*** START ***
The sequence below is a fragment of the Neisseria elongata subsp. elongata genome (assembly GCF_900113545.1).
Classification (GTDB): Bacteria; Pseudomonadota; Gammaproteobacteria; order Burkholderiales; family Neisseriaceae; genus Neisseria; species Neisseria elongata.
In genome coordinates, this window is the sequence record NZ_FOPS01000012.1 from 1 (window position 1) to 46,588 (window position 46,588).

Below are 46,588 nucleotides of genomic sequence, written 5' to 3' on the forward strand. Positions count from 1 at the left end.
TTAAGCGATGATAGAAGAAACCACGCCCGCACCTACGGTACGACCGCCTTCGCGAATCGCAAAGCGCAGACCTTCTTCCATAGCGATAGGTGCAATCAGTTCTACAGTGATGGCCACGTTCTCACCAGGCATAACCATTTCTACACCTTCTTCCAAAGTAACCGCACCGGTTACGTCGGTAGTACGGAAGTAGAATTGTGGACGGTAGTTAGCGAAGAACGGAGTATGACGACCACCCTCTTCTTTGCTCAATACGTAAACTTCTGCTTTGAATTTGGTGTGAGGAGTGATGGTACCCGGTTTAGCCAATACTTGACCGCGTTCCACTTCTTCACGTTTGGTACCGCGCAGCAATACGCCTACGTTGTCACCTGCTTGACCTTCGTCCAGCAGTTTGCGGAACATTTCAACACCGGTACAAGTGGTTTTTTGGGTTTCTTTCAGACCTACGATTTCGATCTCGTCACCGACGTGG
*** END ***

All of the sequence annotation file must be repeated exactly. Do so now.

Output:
The sequence below is a fragment of the Neisseria elongata subsp. elongata genome (assembly GCF_900113545.1).
Classification (GTDB): Bacteria; Pseudomonadota; Gammaproteobacteria; order Burkholderiales; family Neisseriaceae; genus Neisseria; species Neisseria elongata.
In genome coordinates, this window is the sequence record NZ_FOPS01000012.1 from 1 (window position 1) to 46,588 (window position 46,588).

Below are 46,588 nucleotides of genomic sequence, written 5' to 3' on the forward strand. Positions count from 1 at the left end.
TTAAGCGATGATAGAAGAAACCACGCCCGCACCTACGGTACGACCGCCTTCGCGAATCGCAAAGCGCAGACCTTCTTCCATAGCGATAGGTGCAATCAGTTCTACAGTGATGGCCACGTTCTCACCAGGCATAACCATTTCTACACCTTCTTCCAAAGTAACCGCACCGGTTACGTCGGTAGTACGGAAGTAGAATTGTGGACGGTAGTTAGCGAAGAACGGAGTATGACGACCACCCTCTTCTTTGCTCAATACGTAAACTTCTGCTTTGAATTTGGTGTGAGGAGTGATGGTACCCGGTTTAGCCAATACTTGACCGCGTTCCACTTCTTCACGTTTGGTACCGCGCAGCAATACGCCTACGTTGTCACCTGCTTGACCTTCGTCCAGCAGTTTGCGGAACATTTCAACACCGGTACAAGTGGTTTTTTGGGTTTCTTTCAGACCTACGATTTCGATCTCGTCACCGACGTGG